Wednesday, November 19, 2008
A Shout-Out for Single Moms
This week I've had a taste of playing at single motherhood for two days, and I can tell you it is not a job I'd want. All I've done is chase the clock.
I've been keeping my six-year-old niece overnight and seeing her to school in the mornings. Her dad picks her up from school, then I get her again after work. First day I had her, school was delayed 2 hours for black ice. I had to take her to work with me for half an hour until her mom got off the night shift. I'm glad I have a flexible job where it worked out okay, but many mothers would not have that. I'm also very lucky because my mother lives with me and helped with breakfasts and hair styling.
I just can't figure out how full-time working mothers get much of anything done between driving to and from school, homework (six-year-olds shouldn't have to have homework!), meals, essential daily home chores (like thaw out chickens' water), bath time, and more.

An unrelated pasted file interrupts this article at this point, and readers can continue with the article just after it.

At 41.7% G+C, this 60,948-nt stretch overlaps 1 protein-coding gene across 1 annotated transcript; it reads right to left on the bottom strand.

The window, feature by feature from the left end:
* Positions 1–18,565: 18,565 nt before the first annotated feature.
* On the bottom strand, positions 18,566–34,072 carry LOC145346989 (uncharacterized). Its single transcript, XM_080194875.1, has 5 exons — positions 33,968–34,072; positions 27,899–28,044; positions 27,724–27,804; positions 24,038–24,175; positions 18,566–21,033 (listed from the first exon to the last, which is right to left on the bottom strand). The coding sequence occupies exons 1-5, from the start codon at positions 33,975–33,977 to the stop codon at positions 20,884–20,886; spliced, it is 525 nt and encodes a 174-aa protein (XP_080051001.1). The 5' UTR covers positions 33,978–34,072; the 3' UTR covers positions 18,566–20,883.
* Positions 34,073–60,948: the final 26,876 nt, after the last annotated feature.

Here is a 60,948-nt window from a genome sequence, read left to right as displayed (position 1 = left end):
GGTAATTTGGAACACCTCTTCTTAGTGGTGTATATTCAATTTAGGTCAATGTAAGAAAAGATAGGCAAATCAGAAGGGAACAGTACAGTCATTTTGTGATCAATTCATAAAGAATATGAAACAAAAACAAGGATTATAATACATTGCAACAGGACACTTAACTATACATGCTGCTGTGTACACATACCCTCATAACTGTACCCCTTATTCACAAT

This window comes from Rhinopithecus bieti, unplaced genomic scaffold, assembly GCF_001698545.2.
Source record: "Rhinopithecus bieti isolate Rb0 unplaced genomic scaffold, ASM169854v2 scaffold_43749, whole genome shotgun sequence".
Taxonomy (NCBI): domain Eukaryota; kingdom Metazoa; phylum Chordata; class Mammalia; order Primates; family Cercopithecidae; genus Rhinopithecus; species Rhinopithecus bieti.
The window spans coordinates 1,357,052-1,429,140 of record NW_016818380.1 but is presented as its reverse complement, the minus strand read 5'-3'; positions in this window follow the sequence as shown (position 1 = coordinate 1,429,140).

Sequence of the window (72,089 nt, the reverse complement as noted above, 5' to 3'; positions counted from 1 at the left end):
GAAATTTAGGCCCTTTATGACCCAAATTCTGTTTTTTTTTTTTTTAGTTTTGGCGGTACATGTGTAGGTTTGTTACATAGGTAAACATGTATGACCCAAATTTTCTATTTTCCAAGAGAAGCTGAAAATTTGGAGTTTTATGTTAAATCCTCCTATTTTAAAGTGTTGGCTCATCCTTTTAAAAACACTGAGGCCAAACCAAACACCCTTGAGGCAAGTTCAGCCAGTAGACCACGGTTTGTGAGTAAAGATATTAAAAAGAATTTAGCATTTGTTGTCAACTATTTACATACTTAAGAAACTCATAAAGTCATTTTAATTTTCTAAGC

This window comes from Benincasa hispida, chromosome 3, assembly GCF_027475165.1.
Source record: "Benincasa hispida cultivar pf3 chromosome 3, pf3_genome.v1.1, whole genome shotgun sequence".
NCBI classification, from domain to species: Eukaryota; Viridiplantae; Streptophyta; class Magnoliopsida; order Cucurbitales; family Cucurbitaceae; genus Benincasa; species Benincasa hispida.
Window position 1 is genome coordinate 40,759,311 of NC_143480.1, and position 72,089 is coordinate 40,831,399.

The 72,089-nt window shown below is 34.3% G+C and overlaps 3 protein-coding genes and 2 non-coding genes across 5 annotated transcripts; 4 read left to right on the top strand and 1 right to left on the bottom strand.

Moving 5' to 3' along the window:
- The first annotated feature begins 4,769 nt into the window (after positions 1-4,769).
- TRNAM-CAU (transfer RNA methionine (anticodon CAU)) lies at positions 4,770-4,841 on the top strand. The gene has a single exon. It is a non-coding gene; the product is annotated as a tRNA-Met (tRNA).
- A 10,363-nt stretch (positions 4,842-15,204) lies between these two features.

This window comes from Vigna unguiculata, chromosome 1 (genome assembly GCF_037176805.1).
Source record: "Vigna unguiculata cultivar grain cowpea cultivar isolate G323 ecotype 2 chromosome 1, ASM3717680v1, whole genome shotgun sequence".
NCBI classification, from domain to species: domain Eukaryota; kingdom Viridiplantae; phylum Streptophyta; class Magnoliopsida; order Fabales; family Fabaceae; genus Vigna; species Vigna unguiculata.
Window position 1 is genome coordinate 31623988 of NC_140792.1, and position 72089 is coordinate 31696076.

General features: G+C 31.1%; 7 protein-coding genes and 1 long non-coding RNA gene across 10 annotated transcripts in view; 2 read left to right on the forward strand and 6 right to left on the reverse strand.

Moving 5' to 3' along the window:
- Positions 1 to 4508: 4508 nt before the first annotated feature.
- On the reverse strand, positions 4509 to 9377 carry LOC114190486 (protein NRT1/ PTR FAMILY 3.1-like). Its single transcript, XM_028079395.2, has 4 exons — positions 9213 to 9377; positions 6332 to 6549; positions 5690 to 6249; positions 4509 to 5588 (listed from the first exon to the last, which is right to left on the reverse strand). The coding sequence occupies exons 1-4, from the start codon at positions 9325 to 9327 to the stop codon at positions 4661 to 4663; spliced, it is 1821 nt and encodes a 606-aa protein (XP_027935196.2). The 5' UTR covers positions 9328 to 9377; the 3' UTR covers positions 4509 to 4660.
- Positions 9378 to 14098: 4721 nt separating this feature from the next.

I've tried to encourage my niece to do some things for herself. Last night during bath I told her a seven-year-old should be able to wash herself. She replied, "I can't because I'm only six!" LOL at my oops.
The all important question for this romance editor is when would a single mom have time to even think about romance? Romance takes work, lots of work--especially when she is deciding whether or not to allow a new man into her children's home life. How do they do it all?
It is no wonder there are many stories of widows years ago who had to break up their homes and give children away to family and friends in order to survive. Our lifestyles are easy compared to even 50 years ago.
I'm sure I won't look at a working-single-mom fiction heroine the same way again. I can see where researching this type of individual would be very important for the author to make the character and her romance issues believable.
What research adventures have you had in trying to get your characterization right?
Editor Du Jour Becky